Typically, there are so many air leaks in an average home that it’s almost like a window is being left wide open all the time. Check around your windows and doors, and repair or replace any worn weather stripping. Weatherize your windows and patio doors with plastic window film. Adjust door thresholds or place towels on the floor at the bottom of the door to prevent warm air from escaping. Use curtains, shades and blinds strategically. If you have windows that face the sun during the day, throw open the curtains on that side of the house and let all that sunshine in – It’s free heat! Keep them closed when the sun isn’t shining.
Electrical outlets are also a big source of leaks. Before working on sealing an electric outlet, be sure to cut off power to the outlet at the electrical breaker box. Remove your electric outlet’s cover plate. Fill small gaps around the boxes with acrylic latex caulk. For larger gaps, use a foam sealant. Place a foam gasket over the outlet or switch and replace the cover plate.
Check your home’s exterior walls and plug holes and gaps created from any pipes, gas lines and cables. Seal these gaps with expanding foam. For water pipes, unscrew and pull back the escutcheon ring and caulk around the pipe.
Do you have a fireplace? Make sure to close the fireplace damper when you’re not using it. Sometimes, though, even dampers can’t prevent air leaks. You may want to use a chimney balloon, too. If you have a fire in the fireplace, be sure to lower your thermostat because the fireplace is actually sucking most of the room’s heat up the chimney.
4. Turn off exhaust fans in the kitchen or bathrooms.
When these fans are finished doing the jobs they’re meant to do, make sure to turn them off. Not only are they consuming electricity, they’re sucking all the heated air out of your room and sending it outside.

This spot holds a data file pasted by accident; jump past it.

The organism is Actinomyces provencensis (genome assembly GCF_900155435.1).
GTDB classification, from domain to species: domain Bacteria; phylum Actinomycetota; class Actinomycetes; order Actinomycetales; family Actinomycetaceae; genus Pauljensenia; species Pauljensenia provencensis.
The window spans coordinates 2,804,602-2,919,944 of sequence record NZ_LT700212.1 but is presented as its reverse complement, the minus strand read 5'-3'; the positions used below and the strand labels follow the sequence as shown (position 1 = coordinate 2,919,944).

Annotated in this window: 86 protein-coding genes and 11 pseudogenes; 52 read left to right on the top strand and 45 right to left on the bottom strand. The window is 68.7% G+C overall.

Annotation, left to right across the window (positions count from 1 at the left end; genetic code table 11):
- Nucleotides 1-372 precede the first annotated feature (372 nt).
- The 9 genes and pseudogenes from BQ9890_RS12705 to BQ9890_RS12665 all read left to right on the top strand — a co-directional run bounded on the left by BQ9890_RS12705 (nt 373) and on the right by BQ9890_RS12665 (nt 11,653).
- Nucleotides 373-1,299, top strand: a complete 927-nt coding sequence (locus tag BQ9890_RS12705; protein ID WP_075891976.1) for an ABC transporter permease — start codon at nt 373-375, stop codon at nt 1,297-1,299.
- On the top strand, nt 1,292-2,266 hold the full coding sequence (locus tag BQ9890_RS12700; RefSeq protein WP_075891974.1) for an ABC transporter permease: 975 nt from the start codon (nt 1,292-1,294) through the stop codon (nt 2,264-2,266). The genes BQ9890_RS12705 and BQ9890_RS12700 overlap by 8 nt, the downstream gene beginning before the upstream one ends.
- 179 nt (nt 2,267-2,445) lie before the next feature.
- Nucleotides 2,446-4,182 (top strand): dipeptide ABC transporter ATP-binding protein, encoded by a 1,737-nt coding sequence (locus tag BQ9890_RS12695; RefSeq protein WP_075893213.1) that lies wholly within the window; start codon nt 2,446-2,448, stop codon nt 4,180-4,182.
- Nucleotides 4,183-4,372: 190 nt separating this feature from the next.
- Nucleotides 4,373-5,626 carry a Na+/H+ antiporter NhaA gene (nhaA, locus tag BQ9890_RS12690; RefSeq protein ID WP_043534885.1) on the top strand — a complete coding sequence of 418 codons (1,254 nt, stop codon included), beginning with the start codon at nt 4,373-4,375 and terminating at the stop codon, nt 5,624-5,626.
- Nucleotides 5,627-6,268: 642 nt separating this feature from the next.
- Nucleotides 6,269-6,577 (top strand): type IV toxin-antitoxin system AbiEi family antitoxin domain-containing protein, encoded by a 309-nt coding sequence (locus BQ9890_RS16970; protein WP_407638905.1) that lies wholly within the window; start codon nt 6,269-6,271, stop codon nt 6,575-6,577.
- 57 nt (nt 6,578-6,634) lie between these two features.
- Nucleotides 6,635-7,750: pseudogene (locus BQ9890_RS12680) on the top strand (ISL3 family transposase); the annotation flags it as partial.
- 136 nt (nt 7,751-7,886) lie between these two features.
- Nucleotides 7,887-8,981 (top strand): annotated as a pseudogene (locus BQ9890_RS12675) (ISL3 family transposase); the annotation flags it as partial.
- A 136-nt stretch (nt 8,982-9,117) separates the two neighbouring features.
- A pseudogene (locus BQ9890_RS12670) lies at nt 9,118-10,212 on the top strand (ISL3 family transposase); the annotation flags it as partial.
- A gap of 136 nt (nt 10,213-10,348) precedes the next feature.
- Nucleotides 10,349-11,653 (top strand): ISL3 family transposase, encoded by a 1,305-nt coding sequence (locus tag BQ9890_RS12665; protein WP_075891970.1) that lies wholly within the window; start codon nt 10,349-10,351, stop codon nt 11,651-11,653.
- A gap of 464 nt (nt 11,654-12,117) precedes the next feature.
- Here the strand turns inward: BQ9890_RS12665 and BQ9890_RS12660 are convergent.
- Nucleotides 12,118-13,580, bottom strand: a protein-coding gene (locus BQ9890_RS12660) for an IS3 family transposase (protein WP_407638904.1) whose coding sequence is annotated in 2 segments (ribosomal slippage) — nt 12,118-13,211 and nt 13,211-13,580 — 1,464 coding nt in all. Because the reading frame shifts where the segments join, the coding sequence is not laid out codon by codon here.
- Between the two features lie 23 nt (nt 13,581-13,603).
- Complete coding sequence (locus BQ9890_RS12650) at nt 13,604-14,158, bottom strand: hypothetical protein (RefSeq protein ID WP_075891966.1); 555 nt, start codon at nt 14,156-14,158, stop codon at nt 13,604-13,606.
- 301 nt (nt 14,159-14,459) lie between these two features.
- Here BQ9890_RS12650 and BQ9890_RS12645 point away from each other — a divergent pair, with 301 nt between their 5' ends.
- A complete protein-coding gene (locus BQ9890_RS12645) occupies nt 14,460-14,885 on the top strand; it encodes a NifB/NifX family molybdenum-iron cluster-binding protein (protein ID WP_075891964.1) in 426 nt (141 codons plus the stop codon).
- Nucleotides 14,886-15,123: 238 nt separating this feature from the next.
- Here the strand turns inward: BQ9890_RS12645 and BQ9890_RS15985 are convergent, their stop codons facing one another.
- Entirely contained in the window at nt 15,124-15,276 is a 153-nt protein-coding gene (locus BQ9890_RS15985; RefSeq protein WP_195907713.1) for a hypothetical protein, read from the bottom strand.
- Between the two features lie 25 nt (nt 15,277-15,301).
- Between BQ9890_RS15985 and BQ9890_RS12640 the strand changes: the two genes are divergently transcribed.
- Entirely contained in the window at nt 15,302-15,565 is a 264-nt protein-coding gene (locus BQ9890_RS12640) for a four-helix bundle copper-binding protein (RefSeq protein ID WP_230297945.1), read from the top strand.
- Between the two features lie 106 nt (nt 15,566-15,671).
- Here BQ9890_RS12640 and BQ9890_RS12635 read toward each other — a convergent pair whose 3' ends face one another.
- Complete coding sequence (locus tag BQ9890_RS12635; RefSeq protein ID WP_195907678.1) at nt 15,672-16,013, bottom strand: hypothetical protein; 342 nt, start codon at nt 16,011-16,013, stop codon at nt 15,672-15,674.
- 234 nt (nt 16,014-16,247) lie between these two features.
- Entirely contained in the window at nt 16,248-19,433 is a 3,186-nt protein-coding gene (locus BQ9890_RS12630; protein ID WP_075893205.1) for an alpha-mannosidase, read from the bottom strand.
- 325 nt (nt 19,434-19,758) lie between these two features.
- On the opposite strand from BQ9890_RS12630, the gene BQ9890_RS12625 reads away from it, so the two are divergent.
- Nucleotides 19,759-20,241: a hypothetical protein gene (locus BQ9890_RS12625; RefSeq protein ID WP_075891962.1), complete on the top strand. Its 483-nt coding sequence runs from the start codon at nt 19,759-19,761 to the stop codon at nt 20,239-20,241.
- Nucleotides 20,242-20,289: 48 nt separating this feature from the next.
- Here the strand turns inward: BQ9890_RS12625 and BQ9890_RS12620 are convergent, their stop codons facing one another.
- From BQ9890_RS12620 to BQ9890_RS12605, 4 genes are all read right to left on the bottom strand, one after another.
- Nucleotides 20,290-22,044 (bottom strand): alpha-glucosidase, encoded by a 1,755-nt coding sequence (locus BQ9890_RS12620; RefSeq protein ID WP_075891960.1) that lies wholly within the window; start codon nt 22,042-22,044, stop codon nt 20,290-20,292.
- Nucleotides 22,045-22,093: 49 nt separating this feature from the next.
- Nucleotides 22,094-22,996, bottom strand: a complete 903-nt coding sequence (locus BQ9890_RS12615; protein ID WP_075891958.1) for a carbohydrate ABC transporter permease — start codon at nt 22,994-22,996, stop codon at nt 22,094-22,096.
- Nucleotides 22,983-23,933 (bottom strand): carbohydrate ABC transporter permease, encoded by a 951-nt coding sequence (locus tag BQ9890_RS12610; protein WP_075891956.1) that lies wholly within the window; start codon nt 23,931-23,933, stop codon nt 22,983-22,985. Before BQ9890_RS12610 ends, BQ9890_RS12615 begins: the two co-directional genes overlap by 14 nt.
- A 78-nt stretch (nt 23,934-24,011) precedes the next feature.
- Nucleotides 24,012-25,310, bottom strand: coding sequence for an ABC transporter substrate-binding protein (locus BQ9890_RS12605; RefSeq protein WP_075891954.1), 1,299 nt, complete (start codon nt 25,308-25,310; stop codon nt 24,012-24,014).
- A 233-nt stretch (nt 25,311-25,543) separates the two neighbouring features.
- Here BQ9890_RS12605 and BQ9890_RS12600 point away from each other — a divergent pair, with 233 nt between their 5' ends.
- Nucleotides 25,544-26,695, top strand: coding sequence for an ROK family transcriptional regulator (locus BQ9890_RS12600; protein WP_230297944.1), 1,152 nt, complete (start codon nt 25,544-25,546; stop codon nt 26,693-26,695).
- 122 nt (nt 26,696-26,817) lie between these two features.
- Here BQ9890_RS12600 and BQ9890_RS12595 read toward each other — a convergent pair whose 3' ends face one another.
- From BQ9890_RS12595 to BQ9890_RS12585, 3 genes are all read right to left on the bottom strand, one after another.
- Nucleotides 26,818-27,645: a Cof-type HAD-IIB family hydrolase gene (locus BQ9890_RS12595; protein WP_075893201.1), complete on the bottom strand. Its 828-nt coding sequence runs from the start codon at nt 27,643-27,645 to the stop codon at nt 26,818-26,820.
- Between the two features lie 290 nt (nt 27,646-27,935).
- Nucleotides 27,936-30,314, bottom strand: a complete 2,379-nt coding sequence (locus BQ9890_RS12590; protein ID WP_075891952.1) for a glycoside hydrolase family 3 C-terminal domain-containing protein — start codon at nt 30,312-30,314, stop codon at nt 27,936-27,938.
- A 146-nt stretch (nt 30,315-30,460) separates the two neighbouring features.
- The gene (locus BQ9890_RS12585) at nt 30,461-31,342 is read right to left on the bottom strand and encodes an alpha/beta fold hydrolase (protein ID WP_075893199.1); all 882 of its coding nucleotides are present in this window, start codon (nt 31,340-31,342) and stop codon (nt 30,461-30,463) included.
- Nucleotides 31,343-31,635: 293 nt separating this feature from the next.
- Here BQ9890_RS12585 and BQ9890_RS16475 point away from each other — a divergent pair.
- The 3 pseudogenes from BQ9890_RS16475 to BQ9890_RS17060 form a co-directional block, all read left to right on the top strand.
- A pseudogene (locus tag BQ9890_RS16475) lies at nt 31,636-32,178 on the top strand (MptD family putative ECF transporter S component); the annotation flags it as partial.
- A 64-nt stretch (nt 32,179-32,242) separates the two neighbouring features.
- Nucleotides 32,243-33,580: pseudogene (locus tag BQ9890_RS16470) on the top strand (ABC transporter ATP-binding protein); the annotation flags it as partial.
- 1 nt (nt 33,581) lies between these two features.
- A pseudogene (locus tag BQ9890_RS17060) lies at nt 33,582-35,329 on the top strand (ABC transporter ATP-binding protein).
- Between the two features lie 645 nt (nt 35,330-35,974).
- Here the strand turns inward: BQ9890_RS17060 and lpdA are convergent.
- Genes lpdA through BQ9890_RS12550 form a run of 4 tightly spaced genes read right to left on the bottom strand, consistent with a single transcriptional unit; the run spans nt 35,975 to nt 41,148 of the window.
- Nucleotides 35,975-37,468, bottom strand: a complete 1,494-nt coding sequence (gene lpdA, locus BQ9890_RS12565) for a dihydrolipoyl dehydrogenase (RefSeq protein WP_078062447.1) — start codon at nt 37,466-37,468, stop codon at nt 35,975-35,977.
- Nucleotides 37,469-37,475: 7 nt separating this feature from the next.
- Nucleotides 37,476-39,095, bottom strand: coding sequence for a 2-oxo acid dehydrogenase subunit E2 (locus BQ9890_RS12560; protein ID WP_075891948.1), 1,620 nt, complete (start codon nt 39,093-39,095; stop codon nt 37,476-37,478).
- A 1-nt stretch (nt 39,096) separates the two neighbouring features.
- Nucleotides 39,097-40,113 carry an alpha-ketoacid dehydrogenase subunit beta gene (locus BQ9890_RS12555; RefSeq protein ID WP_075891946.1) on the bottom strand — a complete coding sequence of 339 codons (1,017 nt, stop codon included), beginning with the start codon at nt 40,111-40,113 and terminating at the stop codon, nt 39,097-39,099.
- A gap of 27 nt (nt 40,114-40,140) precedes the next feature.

If you’re getting backdrafts even when the fans are off, consider installing an exhaust fan draft blocker, vent seal or a magnetic cover. Check vents occasionally to make sure they’re free of lint or other debris.
5. Use a portable space heater.
If everyone in the house is hanging out in one room, lower your furnace’s thermostat and use a portable space heater instead. Savings for heating can be significant depending on the type of heating fuel you’re using. Electricity is significantly cheaper than propane right now.
6. Use ceiling fans.
We all know that warm air rises. Once it hits the ceiling, it usually just stays trapped there. Adjust your ceiling fan’s settings so it can push the air down. Keep it on the lowest speed.
7. Boost your insulation.
Older homes usually can benefit from adding more insulation. Investing in insulation will eventually pay for itself over time. Be sure your home is properly air sealed before insulating.
8. Use energy-efficient appliances.
Choose appliances that perform the same amount of work while consuming less energy. Look for ENERGY STAR qualified appliances and products.
9. Practice good energy-efficiency behaviors.
Simple behaviors such as turning off lights, unplugging unused electrical devices, closing doors to rooms that aren’t used regularly and wearing more layers of clothing can significantly reduce your heating and energy costs over time.
Do you have any unique energy-saving tips to share with us? Be sure to comment!